© Nani, 2013

39. Is This Metaphor Like a Sultry Summer's Day?

Metaphors in writing are like leaves on a tree—they're great for beauty but terrible when mucking up the groundwork. I mean to say that they have a place in prose but less so in formal argumentation. On occasion, metaphor can help clarify your point or add character to your language. But you quickly move beyond the effective use of metaphor and begin to overuse or incorrectly use it. There are words that trigger metaphorical thought but that don't actually introduce a metaphor. Coincidentally, these words are verbs that often accompany nouns that can't possibly do the verb to which they are associated (section 36).

There are times, though, when you intend to personify an object with a verb it can't possibly do. Done intentionally, this is called metaphor. However, when these metaphors are left open to interpretation—what I will call open metaphors—they can actually distract from the point of the argument. Therefore, work to identify words that trigger open metaphors. These words ought to be avoided like the plague.


•  Example: “Flooding had a serious impact on Mesopotamian agriculture.”

  “Impact” is a metaphorical word in this context. It can be a noun—an event when one thing runs into another—but as an adjective it is less meaningful. What you mean to say is that flooding caused change of some kind in Mesopotamian agriculture, but that isn't want you actually said. Did the flooding in Mesopotamia strike the agriculture like a meteor from space? I don't know because you didn't actually tell me what your metaphor means. You actually didn't say anything because you are relying on the reader to interpret your metaphor instead of explicitly stating your point. It would be more effective to say:

“Flooding adversely affected agriculture in Mesopotamia”

  This says what you meant, and now I have no room to question where you are going with this assertion. And, I don't have to imagine some massive flood running fists into an ancient Mesopotamian farm, or a meteor made up of flood water hurtling towards Mesopotamian agriculture. When it's not up to me as the reader to determine the meaning of your language, I have no choice but to evaluate your argument instead. And that, of course, is what you actually want me to do.
  Test: when you say “impact,” you probably mean “affect” or “effect.” Try to use one of those, or a synonym of them, instead.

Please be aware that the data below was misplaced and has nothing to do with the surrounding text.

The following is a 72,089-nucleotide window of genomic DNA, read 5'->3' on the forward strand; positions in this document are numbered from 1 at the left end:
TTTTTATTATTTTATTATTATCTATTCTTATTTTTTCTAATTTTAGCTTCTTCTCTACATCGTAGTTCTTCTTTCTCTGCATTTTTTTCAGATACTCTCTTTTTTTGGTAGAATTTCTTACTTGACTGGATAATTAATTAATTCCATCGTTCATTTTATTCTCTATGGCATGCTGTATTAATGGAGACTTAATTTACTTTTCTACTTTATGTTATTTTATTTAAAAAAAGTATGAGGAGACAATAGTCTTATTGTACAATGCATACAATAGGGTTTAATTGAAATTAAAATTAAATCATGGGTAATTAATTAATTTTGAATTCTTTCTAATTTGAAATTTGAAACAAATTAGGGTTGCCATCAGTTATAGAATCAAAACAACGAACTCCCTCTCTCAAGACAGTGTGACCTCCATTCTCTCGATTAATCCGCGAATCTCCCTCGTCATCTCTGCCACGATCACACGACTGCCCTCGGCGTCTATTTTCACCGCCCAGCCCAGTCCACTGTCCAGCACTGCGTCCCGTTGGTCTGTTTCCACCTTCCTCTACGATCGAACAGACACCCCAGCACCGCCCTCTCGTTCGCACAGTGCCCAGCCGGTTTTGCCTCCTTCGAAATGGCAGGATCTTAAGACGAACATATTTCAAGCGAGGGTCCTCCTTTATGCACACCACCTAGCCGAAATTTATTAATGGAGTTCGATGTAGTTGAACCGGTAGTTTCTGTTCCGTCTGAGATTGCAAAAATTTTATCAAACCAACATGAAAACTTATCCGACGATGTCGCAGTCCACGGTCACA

Another metaphorical error borders on personification. This is when you try to ascribe an animate action onto an inanimate object. If the object obviously cannot do the action you are suggesting, you giving it a personality that it otherwise couldn't have. This can be done intentionally, but ought to be done carefully so as not create an open metaphor (a metaphor that doesn't actually have a valid comparison and so is open to interpretation by the reader).

•  Example: “The Tigris and Euphrates Rivers hit the Persian Gulf in a wide, swampy delta.”

  This is not dissimilar to “impact.” You're describing an action that an inanimate object takes in a way that is not possible. Since metaphor is one thing standing in for another equivalent thing, you must draw an explicit connection of the likeness of the replacement thing to the original. Otherwise, it becomes incredibly easy to misinterpret the analogy you are actually making. Is the river actually punching and kicking the Persian Gulf? If you are intentionally describing the action of the river in these terms, make sure the context is clear in the sentence. Perhaps you might say:

“The force of the river was like a flurry of blows from a trained ninja.”

  But that sounds more like a poetic comparison—and poetry is a more traditional place for the use of metaphor—than a description of fact from which we can draw historical conclusions. What you actually meant to say:

“The Tigris and Euphrates Rivers end in a wide, swampy delta near the Persian Gulf.”

  Not only have you avoided the personification of the subject (see section 36), you are no longer creating an open metaphor that distracts from the point of the argument.



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